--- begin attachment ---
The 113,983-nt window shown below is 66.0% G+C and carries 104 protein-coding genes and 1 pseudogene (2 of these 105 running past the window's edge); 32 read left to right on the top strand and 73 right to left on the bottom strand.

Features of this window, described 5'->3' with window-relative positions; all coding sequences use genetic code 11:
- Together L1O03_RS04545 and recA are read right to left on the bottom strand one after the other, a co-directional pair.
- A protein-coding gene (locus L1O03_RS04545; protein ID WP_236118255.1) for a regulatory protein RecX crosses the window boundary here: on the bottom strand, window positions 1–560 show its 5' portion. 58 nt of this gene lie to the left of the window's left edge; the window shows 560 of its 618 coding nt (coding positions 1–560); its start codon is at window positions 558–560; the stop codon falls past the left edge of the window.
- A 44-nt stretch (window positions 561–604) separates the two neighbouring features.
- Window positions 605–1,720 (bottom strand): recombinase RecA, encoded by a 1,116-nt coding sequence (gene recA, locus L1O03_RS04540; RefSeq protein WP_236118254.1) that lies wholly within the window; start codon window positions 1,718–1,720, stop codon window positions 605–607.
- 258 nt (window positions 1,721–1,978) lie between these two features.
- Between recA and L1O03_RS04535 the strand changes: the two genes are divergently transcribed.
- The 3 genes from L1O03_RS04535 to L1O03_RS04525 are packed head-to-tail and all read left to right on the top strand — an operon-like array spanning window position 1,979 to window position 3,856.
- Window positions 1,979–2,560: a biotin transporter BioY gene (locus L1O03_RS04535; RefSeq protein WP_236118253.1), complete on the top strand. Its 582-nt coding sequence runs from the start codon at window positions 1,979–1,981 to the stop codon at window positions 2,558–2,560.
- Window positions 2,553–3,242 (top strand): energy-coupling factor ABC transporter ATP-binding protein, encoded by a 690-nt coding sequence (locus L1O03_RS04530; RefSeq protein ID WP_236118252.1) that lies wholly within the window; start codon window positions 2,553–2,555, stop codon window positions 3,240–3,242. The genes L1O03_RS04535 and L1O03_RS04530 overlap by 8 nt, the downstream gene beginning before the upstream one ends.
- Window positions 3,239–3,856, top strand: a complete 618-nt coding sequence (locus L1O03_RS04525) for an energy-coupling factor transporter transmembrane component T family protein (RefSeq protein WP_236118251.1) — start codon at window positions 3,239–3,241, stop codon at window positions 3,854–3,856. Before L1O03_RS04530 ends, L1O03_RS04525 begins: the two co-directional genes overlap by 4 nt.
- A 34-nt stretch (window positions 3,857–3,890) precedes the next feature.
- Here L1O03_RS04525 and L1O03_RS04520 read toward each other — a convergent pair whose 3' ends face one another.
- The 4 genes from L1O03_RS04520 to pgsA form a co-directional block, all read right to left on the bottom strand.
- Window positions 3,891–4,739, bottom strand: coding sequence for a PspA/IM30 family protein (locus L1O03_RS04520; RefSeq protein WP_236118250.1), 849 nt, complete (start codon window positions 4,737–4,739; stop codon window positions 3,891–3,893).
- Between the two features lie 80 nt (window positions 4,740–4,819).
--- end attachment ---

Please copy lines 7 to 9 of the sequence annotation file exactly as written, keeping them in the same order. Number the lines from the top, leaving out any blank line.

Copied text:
- 258 nt (window positions 1,721–1,978) lie between these two features.
- Between recA and L1O03_RS04535 the strand changes: the two genes are divergently transcribed.
- The 3 genes from L1O03_RS04535 to L1O03_RS04525 are packed head-to-tail and all read left to right on the top strand — an operon-like array spanning window position 1,979 to window position 3,856.